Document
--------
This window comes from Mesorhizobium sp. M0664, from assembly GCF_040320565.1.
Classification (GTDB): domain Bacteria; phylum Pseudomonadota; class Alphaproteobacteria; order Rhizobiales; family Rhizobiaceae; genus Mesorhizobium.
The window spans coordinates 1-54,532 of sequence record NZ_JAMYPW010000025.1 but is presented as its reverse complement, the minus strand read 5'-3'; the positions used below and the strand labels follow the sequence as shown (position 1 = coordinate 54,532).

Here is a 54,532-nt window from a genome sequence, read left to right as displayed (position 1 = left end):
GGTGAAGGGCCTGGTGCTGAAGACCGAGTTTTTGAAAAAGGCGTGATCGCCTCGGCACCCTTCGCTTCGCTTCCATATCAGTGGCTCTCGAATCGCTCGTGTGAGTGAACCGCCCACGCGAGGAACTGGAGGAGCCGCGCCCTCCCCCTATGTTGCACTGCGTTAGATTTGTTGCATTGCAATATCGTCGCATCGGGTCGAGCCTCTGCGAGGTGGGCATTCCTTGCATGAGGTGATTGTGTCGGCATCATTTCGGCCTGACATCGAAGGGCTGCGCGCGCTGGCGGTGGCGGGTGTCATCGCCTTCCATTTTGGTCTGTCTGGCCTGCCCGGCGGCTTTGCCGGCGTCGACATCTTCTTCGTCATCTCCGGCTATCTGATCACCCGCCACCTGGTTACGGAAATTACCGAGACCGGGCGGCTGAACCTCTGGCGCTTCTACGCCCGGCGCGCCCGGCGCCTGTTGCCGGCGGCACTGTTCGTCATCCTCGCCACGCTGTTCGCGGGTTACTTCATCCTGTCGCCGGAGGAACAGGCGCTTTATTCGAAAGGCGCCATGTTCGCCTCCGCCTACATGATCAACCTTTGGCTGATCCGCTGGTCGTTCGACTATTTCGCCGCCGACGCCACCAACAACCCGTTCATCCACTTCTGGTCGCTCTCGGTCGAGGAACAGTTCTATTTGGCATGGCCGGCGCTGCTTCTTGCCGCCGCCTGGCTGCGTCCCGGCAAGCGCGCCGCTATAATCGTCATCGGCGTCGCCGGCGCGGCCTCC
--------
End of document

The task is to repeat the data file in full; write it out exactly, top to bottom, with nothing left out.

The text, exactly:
This window comes from Mesorhizobium sp. M0664, from assembly GCF_040320565.1.
Classification (GTDB): domain Bacteria; phylum Pseudomonadota; class Alphaproteobacteria; order Rhizobiales; family Rhizobiaceae; genus Mesorhizobium.
The window spans coordinates 1-54,532 of sequence record NZ_JAMYPW010000025.1 but is presented as its reverse complement, the minus strand read 5'-3'; the positions used below and the strand labels follow the sequence as shown (position 1 = coordinate 54,532).

Here is a 54,532-nt window from a genome sequence, read left to right as displayed (position 1 = left end):
GGTGAAGGGCCTGGTGCTGAAGACCGAGTTTTTGAAAAAGGCGTGATCGCCTCGGCACCCTTCGCTTCGCTTCCATATCAGTGGCTCTCGAATCGCTCGTGTGAGTGAACCGCCCACGCGAGGAACTGGAGGAGCCGCGCCCTCCCCCTATGTTGCACTGCGTTAGATTTGTTGCATTGCAATATCGTCGCATCGGGTCGAGCCTCTGCGAGGTGGGCATTCCTTGCATGAGGTGATTGTGTCGGCATCATTTCGGCCTGACATCGAAGGGCTGCGCGCGCTGGCGGTGGCGGGTGTCATCGCCTTCCATTTTGGTCTGTCTGGCCTGCCCGGCGGCTTTGCCGGCGTCGACATCTTCTTCGTCATCTCCGGCTATCTGATCACCCGCCACCTGGTTACGGAAATTACCGAGACCGGGCGGCTGAACCTCTGGCGCTTCTACGCCCGGCGCGCCCGGCGCCTGTTGCCGGCGGCACTGTTCGTCATCCTCGCCACGCTGTTCGCGGGTTACTTCATCCTGTCGCCGGAGGAACAGGCGCTTTATTCGAAAGGCGCCATGTTCGCCTCCGCCTACATGATCAACCTTTGGCTGATCCGCTGGTCGTTCGACTATTTCGCCGCCGACGCCACCAACAACCCGTTCATCCACTTCTGGTCGCTCTCGGTCGAGGAACAGTTCTATTTGGCATGGCCGGCGCTGCTTCTTGCCGCCGCCTGGCTGCGTCCCGGCAAGCGCGCCGCTATAATCGTCATCGGCGTCGCCGGCGCGGCCTCC